Ecological patterns of plant diversity in a plantation forest managed by clearfelling

Research output: Contribution to journalArticlepeer-review

69 Citations (Scopus)


1. Commercial forests represent an important but often neglected biological resource. This study related the understorey plant species composition of a coniferous plantation forest managed by clearfelling to environmental factors (stand structure, soil pH and previous land use) and ecological patterns (abundance-occupancy relationships, species dispersal and life history).
2. Plant species richness and composition were recorded in 326 managed stands of different ages, soil types and land-use histories in a 185-km2 lowland forest planted onto heath and arable land.
3. Stands replanted in the last 10 years had the greatest species richness, typically containing in the order of 18 plant species. Stands on soils of high pH had greater plant species richness, as did those on previously arable land.
4. Less than a quarter (23%) of all species persisted in the above-ground vegetation throughout the growth cycle. The majority recolonized forest stands during the cycle, by physical dispersal or from the seed bank, largely after canopy opening in mature stands (26%) or after felling (47%). Annual species and species with plumed seeds were most abundant in early growth stages, while shrubs with berries were more abundant in mature stands.
5. We found a strong positive interspecific relationship between frequency of stand occupancy and mean abundance within occupied stands. For species not persisting above-ground throughout the forestry cycle (i.e. patch colonizers), the slope of the abundance-occupancy relationship was steeper for those with a long-distance dispersal mechanism than for those lacking such a mechanism.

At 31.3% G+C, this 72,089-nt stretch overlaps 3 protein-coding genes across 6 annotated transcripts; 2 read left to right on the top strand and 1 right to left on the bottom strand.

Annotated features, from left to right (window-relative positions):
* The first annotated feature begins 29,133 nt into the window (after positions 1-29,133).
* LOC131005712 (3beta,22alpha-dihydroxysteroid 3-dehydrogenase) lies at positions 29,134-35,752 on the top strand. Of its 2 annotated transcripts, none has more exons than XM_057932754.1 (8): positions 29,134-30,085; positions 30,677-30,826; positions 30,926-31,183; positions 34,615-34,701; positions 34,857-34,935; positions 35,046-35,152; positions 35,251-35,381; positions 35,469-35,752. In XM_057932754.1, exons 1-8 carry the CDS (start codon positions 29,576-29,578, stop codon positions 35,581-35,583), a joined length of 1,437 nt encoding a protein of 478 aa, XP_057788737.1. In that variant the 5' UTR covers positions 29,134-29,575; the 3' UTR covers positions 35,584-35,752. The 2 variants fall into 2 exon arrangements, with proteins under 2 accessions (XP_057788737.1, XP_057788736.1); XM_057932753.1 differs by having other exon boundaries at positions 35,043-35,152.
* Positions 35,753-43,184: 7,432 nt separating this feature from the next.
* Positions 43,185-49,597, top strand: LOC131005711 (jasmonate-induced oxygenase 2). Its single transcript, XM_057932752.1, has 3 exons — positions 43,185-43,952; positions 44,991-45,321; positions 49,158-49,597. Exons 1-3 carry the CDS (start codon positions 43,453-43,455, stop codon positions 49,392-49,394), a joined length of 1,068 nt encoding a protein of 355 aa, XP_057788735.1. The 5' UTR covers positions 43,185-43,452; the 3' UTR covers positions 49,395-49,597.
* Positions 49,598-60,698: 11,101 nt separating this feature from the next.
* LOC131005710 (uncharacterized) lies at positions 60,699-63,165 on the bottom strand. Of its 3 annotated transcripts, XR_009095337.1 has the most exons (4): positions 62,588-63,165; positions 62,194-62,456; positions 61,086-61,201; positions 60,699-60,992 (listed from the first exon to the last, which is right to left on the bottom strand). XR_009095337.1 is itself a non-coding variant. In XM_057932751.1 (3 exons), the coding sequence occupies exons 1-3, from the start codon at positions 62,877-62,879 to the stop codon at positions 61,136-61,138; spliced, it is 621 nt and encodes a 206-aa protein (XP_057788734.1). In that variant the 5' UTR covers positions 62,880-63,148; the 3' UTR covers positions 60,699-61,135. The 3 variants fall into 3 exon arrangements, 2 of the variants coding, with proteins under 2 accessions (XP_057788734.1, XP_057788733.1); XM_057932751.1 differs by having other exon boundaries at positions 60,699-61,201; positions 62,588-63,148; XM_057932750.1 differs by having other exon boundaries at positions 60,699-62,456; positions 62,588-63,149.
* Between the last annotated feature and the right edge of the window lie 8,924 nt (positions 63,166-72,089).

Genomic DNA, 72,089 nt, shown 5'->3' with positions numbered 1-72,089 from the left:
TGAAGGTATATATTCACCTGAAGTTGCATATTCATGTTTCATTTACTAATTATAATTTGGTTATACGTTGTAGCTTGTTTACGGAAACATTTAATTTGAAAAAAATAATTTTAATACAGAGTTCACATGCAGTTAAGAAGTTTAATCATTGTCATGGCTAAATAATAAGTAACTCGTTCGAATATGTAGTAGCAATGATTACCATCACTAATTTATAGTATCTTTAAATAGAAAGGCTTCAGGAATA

6. Synthesis and applications. Rotational clearfelling of plantations may be an appropriate form of forest and conservation management in forests planted on former open areas such as heaths, where the conservation interest is not in old-growth species but in earlier successional species. Maximizing representation of young growth stages will help maximize plant diversity in such cases. These prescriptions contradict guidance for sustainable forestry; however, it is appropriate to vary guidelines according to land-use history and species composition. Our findings confirm the importance of dispersal to species persistence within landscapes comprising successional patch networks.
Original languageEnglish
Pages (from-to)1160-1171
Number of pages12
JournalJournal of Applied Ecology
Issue number6
Early online date12 Sep 2006
Publication statusPublished - Dec 2006

Cite this